• April 18, 2018 at 3:49 pm
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    I had never really considered the importance of having manufacturing facilities nearby a company’s headquarters in during the development stages before, but it definitely makes a lot of sense. Even with advances in technology that have connected the globe, there is a tremendous benefit to being able to see product prototypes or manufacturing processes firsthand. In addressing your question as to if the company should move production once it is out of the development stage, I see some pros and cons. While they would likely save money by moving to a less expensive factory, it is unlikely that the product will be flawless. Furthermore, they may want to make alterations to it in the future as technology or needs change. In this circumstance, they would essentially be reentering the development stage. I could see a productive solution in which they still perform the bulk of their production in a less expensive facility, but head their research and development closer to home.

  • April 18, 2018 at 8:33 pm
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    The location of suppliers and the company’s headquarters is very important to the supply chain. This summer I will be working as a financial analyst for Inspire Brands, which is the parent company of Arby’s and Buffalo Wild Wings. In November last year, Arby’s purchased Buffalo Wild Wings for $2.4B. After doing this Arby’s established the parent company (Inspire Brands) that will oversee the operations for both Arby’s and Buffalo Wild Wings. Arby’s is located in Atlanta, GA and Buffalo Wild Wings previously had their headquarters in Minneapolis, MN. This forced Arby’s to evaluate where the best strategic locations for each brand would be. As the summer gets closer I have been more informed about how they are going about their decision-making process to decide where to locate them. It is very interesting because they are using many of the things that we have talked in class to help them make the best decision.

  • April 18, 2018 at 8:33 pm
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    I definitely understand why a company that makes medical equipment would want their suppliers to be nearby. These products have an incredibly high level of quality control, I would assume. Furthermore, the costs that healthcare providers face are typically subsidized in some way, whether it is insurance or or federal programs. This ultimately means that the company which produces and sells the equipment can charge a premium for the product.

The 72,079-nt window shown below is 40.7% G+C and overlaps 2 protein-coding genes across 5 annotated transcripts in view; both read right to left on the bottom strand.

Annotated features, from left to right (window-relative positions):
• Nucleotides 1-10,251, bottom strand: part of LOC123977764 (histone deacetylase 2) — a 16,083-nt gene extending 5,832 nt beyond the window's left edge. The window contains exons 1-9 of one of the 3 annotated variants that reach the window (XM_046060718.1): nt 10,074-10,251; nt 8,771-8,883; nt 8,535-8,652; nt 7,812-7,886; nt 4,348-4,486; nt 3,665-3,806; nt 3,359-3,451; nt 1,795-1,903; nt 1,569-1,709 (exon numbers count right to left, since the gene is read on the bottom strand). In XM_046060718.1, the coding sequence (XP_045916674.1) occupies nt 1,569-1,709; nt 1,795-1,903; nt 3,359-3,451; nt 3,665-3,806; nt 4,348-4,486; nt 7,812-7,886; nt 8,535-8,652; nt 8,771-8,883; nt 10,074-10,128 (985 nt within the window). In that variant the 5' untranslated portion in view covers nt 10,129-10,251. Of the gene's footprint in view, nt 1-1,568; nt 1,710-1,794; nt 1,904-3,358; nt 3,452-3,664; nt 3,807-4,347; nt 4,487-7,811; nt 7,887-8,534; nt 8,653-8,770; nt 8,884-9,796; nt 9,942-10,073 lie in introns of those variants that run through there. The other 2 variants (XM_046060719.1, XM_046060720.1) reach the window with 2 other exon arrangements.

On the other hand, if we were discussing a company that sold a product such as clothing or household goods, the decision would likely be vastly different. Especially in the development phase of a product, these companies are likely going to engage in some sort of market penetration strategy such as pricing. If this were the case, financial margins would likely be more important than supplier transparency.

  • April 18, 2018 at 10:31 pm
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    Jordan, it’s really cool that you were able to work in a position that allowed you to see our class teachings come alive. Although my position and workplace were very different from yours, I also could see the importance of working close with partners and suppliers. I worked with a Healthcare Coalition that provided permanent housing for homeless individuals, and we worked closely with the city of Camden, the US Housing & Urban Development Department, and various providers. I had to work on external communication and outreach. I can say now that being close to all of our partners made retrieving information so much easier. I know we talk about the importance of communication and the transfer of information, and I would agree that being able to easily visit a specific partner or supplier and ask all the questions you need made the process much easier. Location to suppliers made everything proceed much smoother, and because we were so close to our partners we often met for lunch meetings, and grew a relationship of trust because of this. There is something special about being able interact with a partner and see them face-to-face that makes relationships stronger.

    To answer your questions, I believe that a company should make changes to their supply chain when they start to notice competition beating them out. For example, the article we read last week’s blog discussing Nike changing its supply chain to expedite its production time is the perfect example. Nike started to realize that it was losing when they compared themselves to the production time of its competitors. However, as Nike realized, I do not think a company needs to change its suppliers if they are working well and already have a trusting, long-term relationship.